California Environmental Quality Act
In an unpublished opinion, the Sixth District Court of Appeal has unraveled a confusing set of events surrounding the certification of the environmental impact report for San Jose’s new general plan, concluding that an environmental group exhausted all administrative remedies and can sue over the EIR.
The California Clean Energy Committee sued over the certification of the EIR, saying that it should not be penalized because of the confusing way San Jose certified the EIR. The Sixth District agreed.
The First District Court of Appeal has upheld the City of Napa’s decision to rely on its 1998 general plan environmental impact report in adopting its 2009 housing element.
Latinos Unidos De Napa sued the city, claiming a new environmental impact report should have been prepared for the housing element. But the First District disagreed, essentially concluding that the land use changes contained in the housing element were so minor that they did not trigger the need for a new EIR.
In the pantheon of developer complaints about the California Environmental Quality Act, perhaps the most common one is that it’s too easy to use it to file crazy lawsuits purely for the purposes of gumming up the works.
Which is maybe why the building industry and property rights advocates have spent so much time lately filing CEQA lawsuits apparently designed to gum up the works.
The Court of Appeal has upheld an environmental impact report dealing with mining in a dry riverbed in Santa Barbara County.
Troesh Materials, Inc. submitted an application to the County of Santa Barbara (“County”) to operate a new mine within the dry bed of the Cayuma River. The mine would be positioned away from the active streambed and roughly 1,500 feet upstream from an existing, active mine. Potential excavation could proceed to a maximum depth of 90 feet, with an average production of 500,000 cubic yards per year.
Love’ em or hate ‘em, those litigators at the Center for Biological Diversity are the best in the business. Seems like they always find a way to win.
When deciding whether to award a public litigant its attorneys’ fees against another public entity under Code of Civil Procedure section 1021.5, the trial court may only consider the public litigant’s “pecuniary interests and the pecuniary interests of its constituents” in determining the third requirement of that statute. The court may not consider the nonpecuniary motives of the public litigant in bringing the lawsuit.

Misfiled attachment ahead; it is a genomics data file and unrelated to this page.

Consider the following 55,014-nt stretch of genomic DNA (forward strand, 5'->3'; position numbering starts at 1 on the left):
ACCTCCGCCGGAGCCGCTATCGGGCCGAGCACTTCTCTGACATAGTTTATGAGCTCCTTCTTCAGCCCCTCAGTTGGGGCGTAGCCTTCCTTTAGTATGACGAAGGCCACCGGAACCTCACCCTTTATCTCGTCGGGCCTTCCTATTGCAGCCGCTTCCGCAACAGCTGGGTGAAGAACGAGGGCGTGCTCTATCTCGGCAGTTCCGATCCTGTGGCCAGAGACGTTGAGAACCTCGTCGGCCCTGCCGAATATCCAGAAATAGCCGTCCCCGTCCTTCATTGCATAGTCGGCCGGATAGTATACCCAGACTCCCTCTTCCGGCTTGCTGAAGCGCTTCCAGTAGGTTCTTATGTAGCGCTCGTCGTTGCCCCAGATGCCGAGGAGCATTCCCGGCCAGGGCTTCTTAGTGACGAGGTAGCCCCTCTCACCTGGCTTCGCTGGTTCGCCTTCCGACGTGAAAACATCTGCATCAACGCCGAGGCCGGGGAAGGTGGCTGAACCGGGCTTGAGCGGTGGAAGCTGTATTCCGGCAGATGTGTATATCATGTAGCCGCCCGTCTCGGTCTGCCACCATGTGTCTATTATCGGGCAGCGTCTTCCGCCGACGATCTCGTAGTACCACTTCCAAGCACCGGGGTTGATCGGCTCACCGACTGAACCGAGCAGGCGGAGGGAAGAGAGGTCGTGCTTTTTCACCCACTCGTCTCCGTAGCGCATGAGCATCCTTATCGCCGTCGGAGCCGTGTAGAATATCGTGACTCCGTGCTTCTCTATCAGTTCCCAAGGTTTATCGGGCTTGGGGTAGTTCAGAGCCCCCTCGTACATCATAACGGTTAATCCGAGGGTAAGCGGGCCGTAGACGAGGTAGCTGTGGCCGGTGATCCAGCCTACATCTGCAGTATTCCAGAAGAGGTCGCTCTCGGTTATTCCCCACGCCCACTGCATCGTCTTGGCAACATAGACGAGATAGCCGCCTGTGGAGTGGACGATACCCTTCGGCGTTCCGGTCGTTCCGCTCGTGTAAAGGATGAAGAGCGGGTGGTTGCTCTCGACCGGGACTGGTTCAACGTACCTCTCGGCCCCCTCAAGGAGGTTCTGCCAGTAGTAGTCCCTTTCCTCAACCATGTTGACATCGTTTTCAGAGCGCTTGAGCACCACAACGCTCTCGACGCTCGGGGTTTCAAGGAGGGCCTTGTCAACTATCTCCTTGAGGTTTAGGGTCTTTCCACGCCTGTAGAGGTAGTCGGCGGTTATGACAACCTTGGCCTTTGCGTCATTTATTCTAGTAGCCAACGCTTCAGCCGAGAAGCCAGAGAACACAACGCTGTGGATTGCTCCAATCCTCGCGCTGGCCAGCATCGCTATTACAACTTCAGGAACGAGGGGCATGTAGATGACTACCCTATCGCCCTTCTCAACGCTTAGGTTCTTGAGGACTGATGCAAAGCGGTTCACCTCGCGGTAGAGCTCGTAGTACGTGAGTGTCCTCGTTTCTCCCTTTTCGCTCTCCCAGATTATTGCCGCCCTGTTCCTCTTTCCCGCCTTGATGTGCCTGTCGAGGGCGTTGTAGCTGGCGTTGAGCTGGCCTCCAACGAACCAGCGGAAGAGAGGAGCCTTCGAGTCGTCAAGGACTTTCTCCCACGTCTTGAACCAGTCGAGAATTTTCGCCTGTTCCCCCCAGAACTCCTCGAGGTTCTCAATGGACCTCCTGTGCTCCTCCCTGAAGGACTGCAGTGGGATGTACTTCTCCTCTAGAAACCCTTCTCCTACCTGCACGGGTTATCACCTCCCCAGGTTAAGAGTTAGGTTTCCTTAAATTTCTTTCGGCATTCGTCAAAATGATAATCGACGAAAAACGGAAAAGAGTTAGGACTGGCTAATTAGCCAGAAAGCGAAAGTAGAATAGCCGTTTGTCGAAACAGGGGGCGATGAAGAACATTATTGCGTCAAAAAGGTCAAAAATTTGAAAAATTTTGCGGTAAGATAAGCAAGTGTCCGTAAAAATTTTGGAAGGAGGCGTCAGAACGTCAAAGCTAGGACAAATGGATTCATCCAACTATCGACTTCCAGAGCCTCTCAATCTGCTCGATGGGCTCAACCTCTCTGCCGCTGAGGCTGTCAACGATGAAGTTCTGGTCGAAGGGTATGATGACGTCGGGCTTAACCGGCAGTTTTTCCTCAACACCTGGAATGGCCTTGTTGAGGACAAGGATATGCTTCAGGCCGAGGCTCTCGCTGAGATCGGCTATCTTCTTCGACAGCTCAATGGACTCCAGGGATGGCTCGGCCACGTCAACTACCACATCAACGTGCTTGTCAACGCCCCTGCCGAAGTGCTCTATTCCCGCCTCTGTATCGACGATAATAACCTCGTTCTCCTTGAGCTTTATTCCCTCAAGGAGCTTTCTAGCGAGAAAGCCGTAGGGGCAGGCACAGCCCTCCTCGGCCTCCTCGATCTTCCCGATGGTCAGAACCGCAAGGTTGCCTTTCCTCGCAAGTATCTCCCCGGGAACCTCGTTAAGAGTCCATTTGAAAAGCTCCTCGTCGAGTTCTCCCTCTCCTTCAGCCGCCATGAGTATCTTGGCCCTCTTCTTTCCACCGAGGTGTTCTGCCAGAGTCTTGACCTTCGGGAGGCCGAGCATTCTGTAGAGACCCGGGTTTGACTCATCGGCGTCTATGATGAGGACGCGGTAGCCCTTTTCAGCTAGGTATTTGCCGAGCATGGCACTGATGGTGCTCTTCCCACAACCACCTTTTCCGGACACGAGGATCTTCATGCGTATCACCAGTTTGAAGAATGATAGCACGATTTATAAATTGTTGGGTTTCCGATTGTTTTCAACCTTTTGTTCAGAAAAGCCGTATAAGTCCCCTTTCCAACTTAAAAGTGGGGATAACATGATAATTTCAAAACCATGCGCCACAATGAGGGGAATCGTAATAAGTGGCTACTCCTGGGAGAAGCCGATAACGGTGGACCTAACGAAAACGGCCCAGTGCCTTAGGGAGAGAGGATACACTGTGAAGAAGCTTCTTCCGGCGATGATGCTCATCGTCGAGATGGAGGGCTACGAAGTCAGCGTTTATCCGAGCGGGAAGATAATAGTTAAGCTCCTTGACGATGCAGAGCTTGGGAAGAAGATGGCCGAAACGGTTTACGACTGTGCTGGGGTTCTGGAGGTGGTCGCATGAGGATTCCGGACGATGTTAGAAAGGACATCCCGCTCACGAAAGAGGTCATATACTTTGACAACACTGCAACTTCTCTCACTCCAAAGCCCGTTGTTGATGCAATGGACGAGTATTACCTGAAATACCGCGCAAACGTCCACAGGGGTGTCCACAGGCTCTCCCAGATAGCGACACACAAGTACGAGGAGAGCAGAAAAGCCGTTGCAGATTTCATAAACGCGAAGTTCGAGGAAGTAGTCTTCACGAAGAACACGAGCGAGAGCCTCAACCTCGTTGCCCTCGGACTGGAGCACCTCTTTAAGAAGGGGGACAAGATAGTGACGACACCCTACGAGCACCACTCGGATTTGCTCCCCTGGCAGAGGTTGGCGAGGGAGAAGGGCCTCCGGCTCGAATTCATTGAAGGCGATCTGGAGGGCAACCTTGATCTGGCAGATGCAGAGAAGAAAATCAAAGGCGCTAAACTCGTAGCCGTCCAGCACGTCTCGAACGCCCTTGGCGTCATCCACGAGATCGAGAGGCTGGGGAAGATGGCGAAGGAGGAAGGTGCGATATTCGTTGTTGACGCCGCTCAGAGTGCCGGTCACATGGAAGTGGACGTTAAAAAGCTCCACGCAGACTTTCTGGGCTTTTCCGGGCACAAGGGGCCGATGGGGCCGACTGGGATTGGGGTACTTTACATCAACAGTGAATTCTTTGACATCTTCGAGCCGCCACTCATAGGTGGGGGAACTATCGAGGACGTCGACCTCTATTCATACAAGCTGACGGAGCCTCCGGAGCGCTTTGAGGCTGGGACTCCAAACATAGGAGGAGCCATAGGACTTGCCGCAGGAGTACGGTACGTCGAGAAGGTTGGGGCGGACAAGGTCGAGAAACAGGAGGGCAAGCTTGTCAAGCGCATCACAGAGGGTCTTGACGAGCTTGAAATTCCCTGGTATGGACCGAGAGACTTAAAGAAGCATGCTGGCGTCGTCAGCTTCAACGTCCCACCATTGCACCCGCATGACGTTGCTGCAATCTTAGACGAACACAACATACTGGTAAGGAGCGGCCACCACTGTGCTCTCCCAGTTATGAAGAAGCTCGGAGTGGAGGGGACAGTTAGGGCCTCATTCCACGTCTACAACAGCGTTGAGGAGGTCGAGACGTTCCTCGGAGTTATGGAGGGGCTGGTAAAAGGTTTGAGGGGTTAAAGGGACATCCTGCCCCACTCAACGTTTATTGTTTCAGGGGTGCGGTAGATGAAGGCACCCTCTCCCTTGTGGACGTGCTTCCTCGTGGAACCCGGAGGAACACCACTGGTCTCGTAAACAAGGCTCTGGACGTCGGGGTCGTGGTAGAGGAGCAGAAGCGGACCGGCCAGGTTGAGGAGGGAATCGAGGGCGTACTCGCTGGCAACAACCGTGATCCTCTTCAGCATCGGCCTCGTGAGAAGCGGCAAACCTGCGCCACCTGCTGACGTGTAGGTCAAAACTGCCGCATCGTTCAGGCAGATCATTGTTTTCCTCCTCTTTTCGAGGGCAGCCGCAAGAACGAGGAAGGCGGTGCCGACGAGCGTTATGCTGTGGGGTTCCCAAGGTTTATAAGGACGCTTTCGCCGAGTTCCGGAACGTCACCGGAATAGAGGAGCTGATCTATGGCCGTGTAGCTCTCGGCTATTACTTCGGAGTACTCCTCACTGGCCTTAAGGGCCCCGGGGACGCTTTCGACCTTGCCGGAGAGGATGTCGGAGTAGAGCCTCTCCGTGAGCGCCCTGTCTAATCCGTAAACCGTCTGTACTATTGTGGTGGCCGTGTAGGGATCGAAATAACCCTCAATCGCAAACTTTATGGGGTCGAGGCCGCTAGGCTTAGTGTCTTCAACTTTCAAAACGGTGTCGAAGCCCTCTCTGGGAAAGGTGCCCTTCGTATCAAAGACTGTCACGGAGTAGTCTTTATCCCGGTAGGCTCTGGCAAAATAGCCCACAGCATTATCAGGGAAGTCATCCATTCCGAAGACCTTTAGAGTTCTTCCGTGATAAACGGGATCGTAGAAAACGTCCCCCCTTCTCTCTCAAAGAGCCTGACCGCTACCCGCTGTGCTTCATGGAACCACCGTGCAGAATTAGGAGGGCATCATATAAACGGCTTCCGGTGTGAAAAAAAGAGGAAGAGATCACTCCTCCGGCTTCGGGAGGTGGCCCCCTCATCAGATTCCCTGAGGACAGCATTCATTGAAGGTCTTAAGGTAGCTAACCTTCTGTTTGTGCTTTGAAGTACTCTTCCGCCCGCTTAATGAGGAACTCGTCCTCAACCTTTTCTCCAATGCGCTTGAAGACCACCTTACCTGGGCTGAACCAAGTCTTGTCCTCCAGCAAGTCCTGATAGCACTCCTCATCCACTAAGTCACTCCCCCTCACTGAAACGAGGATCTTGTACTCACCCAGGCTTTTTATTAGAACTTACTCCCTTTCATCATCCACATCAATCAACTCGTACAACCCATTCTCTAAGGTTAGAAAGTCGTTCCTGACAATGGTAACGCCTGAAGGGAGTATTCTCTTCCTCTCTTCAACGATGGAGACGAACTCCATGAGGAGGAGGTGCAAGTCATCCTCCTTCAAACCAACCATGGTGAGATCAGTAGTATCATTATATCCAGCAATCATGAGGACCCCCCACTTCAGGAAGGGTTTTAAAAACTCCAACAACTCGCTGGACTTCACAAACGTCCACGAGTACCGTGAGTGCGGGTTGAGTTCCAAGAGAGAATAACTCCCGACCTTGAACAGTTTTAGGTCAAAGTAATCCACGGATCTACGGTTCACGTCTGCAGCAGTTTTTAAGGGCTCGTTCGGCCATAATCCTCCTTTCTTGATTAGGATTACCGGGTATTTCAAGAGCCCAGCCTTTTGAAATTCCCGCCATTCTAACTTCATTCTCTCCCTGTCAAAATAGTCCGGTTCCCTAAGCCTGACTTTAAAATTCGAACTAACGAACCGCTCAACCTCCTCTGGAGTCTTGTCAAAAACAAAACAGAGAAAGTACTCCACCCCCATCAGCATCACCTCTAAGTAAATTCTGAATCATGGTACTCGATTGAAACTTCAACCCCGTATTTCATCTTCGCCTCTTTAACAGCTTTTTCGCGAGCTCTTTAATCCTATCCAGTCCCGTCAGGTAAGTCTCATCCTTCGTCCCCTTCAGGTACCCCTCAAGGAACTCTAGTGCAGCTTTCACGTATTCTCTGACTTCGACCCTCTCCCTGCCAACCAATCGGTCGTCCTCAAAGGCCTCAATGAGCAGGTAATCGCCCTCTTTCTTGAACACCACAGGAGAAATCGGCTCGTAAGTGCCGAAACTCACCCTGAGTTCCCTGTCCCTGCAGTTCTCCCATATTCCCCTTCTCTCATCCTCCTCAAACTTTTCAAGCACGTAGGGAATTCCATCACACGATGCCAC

California State University East Bay undertook a dual-purpose environmental impact report for its campus master plan and two construction projects, meant to enable the campus to grow from roughly 12,000 to 18,000 students in the next 30 years. The construction projects consisted of a housing complex and a parking structure. The EIR included alternatives at both the master plan and construction project level.
At times, city officials in California couldn’t be blamed for wanting to revert to bygone times, such as, perhaps, 14th century Italy. City-states would be one solution to what seems to be persistent rancor between Sacramento and cities. At the heart of that fray lies the League of California Cities, whose mission is to lobby for the diverse interest of the state’s 600-plus cities.
In 2006, a developers Y.T. Wong and SMI Construction, Inc. proposed to divide two existing ‘R-1’ zoned parcels totaling 1.89 acres into 11 lots to allow for the development of single-family homes in the community of Fairview in unincorporated Alameda County, bordering the City of Hayward. The county sent out written notices to a number of agencies, neighbors, and other interested parties, including the group that would become the appellants, indicating the county’s intent to utilize the section 15332 (Infill Development) CEQA exemption.
Citizens for Open Government v. City of Lodi involves the consolidation of three separate actions revolving around the City of Lodi’s approval of a conditional use permit (CUP) for a shopping center to be anchored by a Wal-Mart Supercenter.